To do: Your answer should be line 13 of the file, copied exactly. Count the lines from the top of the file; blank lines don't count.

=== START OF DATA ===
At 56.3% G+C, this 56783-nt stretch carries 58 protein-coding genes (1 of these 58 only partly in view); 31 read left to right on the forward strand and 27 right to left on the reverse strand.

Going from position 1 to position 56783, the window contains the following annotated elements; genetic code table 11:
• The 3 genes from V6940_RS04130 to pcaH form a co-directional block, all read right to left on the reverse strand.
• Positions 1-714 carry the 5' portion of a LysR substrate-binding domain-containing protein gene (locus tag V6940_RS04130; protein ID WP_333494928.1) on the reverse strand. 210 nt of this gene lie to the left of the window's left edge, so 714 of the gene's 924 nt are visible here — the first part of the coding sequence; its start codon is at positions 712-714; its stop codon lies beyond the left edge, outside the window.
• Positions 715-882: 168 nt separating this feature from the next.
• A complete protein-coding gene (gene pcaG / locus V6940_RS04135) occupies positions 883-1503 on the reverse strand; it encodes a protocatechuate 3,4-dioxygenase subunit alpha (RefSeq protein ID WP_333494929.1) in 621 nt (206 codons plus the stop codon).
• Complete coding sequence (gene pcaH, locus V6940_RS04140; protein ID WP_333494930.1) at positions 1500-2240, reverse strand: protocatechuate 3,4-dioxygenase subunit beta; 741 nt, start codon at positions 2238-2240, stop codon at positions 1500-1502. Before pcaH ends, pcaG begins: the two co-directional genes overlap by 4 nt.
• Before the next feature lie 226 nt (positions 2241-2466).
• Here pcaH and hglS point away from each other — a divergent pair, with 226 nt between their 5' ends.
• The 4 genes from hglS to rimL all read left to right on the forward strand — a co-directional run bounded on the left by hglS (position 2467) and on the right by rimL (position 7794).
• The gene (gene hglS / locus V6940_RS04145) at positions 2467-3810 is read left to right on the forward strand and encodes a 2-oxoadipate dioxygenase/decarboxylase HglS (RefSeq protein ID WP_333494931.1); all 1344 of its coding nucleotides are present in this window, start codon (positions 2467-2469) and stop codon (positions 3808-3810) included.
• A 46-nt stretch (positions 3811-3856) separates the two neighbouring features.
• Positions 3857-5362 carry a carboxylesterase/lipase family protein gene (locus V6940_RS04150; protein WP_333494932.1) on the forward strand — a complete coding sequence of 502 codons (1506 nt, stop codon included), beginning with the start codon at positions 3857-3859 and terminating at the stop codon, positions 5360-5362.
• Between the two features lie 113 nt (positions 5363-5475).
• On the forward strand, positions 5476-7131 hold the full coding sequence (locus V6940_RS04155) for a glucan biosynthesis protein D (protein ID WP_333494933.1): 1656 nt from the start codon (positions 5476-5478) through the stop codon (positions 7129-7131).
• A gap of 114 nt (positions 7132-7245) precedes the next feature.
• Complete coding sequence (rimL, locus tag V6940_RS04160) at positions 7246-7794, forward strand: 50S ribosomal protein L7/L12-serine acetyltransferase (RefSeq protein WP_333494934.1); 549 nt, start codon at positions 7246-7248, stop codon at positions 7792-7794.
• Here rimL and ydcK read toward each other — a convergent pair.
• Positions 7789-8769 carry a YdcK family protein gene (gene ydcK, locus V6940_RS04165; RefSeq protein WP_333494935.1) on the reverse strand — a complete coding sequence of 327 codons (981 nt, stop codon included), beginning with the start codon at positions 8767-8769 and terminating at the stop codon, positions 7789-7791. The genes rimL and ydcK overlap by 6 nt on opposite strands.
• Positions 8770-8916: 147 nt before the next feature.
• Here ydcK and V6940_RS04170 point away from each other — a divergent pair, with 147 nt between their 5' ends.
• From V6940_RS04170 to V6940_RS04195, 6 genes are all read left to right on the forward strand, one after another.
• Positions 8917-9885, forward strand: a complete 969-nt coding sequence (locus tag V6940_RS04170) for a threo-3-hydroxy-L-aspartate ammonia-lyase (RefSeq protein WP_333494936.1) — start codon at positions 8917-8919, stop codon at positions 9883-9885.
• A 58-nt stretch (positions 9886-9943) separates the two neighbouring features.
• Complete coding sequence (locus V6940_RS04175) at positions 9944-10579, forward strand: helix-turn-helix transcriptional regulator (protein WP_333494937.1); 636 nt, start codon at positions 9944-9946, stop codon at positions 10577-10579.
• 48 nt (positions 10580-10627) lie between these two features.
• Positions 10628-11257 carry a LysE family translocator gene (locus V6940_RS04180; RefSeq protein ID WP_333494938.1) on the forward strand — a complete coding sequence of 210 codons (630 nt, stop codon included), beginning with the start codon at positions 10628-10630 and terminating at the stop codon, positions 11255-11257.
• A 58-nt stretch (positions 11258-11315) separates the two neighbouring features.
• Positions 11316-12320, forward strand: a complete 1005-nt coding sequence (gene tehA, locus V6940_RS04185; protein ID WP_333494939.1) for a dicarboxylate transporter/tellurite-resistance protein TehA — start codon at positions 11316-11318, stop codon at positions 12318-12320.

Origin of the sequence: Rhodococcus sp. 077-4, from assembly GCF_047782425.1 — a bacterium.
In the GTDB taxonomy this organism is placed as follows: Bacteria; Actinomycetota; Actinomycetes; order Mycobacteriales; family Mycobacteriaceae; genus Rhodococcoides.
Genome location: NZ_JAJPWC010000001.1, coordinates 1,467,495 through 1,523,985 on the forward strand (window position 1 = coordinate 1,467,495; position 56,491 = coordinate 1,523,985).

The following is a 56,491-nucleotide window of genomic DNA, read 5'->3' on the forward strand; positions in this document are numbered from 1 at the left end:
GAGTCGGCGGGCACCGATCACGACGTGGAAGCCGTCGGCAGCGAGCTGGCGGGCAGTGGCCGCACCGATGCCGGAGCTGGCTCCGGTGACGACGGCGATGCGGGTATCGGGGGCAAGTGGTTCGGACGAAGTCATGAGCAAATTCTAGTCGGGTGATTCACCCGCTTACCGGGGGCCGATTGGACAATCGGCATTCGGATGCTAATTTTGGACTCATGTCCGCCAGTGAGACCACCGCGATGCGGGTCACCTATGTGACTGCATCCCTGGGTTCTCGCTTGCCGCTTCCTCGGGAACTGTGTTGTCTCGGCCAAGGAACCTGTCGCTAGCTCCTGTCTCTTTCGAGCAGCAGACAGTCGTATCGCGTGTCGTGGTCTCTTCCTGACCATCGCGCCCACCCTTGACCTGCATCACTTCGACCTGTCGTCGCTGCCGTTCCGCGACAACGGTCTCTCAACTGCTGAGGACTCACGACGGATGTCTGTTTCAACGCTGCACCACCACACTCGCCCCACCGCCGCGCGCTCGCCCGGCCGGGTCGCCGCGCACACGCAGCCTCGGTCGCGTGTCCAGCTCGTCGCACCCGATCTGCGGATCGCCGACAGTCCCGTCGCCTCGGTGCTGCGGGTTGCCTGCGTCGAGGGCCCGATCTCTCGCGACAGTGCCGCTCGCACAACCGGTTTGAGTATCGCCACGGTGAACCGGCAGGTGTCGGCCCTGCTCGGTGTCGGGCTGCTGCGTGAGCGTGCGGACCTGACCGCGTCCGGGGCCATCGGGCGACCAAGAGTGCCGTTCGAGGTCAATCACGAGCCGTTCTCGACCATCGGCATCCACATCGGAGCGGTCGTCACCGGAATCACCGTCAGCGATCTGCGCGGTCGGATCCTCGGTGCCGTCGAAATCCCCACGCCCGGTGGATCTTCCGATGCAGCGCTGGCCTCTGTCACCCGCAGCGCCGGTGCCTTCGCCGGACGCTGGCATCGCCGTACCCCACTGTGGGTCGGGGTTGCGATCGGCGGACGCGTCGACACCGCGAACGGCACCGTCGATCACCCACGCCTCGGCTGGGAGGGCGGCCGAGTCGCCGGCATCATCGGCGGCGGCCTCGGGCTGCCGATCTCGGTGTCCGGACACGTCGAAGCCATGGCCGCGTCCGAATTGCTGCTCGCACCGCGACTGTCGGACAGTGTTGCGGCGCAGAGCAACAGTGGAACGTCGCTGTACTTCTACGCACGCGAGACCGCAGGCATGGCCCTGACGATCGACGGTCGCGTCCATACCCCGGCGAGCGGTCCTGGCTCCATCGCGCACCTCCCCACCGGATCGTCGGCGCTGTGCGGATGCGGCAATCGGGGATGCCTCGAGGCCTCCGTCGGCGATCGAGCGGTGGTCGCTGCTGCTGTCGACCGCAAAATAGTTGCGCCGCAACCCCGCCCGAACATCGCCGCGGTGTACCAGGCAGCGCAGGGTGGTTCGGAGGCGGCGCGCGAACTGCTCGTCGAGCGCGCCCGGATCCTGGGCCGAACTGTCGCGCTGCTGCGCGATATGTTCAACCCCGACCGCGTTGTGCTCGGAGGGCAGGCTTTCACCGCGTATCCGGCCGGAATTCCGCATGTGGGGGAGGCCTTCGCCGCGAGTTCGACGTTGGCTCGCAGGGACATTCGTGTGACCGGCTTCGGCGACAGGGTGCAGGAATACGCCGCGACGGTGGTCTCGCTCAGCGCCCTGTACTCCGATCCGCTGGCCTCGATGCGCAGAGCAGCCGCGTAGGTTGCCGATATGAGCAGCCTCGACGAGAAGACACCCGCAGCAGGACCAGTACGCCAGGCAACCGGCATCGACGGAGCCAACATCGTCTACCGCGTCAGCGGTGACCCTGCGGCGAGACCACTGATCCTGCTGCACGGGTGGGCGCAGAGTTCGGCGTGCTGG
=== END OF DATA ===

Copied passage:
• Positions 3857-5362 carry a carboxylesterase/lipase family protein gene (locus V6940_RS04150; protein WP_333494932.1) on the forward strand — a complete coding sequence of 502 codons (1506 nt, stop codon included), beginning with the start codon at positions 3857-3859 and terminating at the stop codon, positions 5360-5362.